Art – Some of My Favourites

Hans Holbein the Younger – The Ambassadors (1533)

The National Gallery, London

You can see the skull in perfect symmetry by viewing your computer screen from the right at about 10 past three.

Amedeo Modigliani

Red-Haired Boy – (1919)
Musée National d’Art Moderne, Centre Georges Pompidou, Paris

Reclining Nude – (1917)
Metropolitan Museum of Art, New York

Girl with Blue Eyes – (1917)
McNay Art Museum, San Antonio, Texas

James McNeill Whistler – Arrangement in Grey and Black No.1 or ‘Whistler’s Mother’ – (1871)

Musee d’Orsay, Paris

Although an American by nationality, Whistler divided his career between London and Paris. He enrolled in Charles Gleyre’s studio at the Ecole des Beaux-Arts in 1856 and went into partnership two years later with Alphonse Legros and Fantin-Latour to ensure a better circulation of his works. Fantin-Latour put him in the centre of his painting Homage to Delacroix, alongside Manet and Baudelaire, proclaiming his place in the avant-garde of the Paris art world.

Arrangement in Grey and Black No. 1, also called Portrait of the Artist’s Mother is a reminder, if only through its double title, of the stylisation to which Whistler soon submitted the realistic aesthetic of his early years. The portrait’s psychological acuity is powerfully conveyed by the deliberately pared down composition. The work, in its linear austerity and chromatic rigour dominated by neutral tones, was a continuation of Whistler’s experimentation with prints, to which View of the Thames hanging on the wall is an allusion.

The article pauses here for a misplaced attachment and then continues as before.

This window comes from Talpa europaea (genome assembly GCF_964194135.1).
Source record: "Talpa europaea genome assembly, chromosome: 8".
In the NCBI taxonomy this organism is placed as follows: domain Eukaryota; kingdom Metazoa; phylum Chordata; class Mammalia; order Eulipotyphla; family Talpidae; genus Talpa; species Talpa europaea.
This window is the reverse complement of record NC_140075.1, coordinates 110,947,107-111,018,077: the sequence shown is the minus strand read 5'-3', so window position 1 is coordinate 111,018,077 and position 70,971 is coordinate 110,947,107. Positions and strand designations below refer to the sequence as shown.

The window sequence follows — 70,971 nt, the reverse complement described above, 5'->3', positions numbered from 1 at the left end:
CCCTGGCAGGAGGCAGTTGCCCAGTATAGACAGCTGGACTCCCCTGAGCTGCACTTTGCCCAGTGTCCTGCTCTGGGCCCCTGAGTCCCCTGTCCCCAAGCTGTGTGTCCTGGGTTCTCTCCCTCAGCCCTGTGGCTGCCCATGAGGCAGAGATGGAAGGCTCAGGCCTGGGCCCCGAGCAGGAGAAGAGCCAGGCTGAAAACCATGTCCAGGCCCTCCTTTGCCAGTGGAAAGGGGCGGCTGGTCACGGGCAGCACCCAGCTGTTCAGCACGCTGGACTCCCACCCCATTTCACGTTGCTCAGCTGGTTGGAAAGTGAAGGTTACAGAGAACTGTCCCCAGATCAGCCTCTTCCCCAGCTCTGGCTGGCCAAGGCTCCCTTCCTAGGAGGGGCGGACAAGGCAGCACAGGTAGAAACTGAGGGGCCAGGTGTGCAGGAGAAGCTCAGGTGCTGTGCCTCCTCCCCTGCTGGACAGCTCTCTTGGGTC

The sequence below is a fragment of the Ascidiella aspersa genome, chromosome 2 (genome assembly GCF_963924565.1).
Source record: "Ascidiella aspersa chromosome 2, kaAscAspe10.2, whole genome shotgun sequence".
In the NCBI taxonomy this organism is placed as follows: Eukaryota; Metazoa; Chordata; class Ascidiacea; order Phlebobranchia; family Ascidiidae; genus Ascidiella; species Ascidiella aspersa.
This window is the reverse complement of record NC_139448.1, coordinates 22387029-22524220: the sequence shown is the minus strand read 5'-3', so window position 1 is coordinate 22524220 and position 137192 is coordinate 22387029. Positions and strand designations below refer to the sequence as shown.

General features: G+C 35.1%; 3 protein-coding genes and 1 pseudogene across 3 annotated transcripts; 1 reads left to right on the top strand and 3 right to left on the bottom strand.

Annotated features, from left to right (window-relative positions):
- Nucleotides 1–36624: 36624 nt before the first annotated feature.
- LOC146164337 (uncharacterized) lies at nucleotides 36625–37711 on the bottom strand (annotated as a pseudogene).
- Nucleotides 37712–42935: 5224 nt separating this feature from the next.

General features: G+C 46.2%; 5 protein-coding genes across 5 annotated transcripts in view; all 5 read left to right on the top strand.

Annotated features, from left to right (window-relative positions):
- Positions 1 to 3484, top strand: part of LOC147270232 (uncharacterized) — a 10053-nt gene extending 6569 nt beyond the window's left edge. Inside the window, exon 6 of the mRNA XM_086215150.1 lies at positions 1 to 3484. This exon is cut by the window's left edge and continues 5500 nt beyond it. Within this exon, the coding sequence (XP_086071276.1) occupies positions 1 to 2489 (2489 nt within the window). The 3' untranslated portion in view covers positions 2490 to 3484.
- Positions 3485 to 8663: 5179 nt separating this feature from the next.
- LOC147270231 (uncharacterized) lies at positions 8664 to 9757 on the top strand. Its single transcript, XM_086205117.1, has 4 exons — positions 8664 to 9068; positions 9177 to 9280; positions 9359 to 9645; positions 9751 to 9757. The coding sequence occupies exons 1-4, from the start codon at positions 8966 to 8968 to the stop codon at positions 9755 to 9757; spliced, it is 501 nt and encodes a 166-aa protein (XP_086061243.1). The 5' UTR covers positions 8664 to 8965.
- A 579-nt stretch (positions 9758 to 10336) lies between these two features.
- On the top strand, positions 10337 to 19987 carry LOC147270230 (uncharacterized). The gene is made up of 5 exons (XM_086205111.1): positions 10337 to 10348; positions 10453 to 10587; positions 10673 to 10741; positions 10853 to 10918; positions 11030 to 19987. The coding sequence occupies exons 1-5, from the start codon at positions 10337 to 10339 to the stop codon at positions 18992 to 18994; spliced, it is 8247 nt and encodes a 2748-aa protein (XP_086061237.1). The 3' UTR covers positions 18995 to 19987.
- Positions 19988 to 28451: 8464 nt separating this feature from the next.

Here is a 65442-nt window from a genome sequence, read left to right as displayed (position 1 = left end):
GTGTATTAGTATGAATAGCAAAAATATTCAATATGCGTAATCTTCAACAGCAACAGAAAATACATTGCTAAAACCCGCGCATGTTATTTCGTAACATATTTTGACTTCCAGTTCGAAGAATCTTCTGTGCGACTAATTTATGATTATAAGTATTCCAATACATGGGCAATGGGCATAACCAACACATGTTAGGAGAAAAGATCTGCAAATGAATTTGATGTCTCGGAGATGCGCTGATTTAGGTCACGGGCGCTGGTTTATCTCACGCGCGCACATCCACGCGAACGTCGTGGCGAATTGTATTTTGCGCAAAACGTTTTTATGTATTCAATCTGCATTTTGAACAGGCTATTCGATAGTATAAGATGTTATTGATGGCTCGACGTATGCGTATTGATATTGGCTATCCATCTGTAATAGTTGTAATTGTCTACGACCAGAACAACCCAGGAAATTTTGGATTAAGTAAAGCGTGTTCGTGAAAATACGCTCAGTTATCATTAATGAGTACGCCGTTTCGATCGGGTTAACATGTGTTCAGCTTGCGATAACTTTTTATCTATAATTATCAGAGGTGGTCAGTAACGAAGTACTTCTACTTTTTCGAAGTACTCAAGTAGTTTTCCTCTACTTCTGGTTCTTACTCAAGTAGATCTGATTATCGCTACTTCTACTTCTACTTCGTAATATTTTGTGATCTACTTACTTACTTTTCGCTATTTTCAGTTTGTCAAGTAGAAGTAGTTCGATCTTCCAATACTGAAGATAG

Dropping all pretence at anecdote, Whistler soon gave nothing but musical subtitles to his paintings, insisting on the musical notion of harmony rather than that of subject matter. The painting, bought by the French state in 1891, is now one of the most famous works by an American artist outside the United States.

Grant Wood – American Gothic – (1930)  Art Institute Chicago

I visited the AIC on a visit to Chicago in June 2012 – I (finally) got to see this wonderful paining up close. I surprised at how small it was (78 x 65.3 cm). Grant Wood adopted the precise realism of 15th-century northern European artists, but his native Iowa provided the artist with his subject matter. American Gothic depicts a farmer and his spinster daughter posing before their house, whose gabled window and tracery, in the American gothic style, inspired the painting’s title. In fact, the models were the painter’s sister and their dentist. Wood was accused of creating in this work a satire on the intolerance and rigidity that the insular nature of rural life can produce; he denied the accusation. American Gothic is an image that epitomizes the Puritan ethic and virtues that he believed dignified the Midwestern character.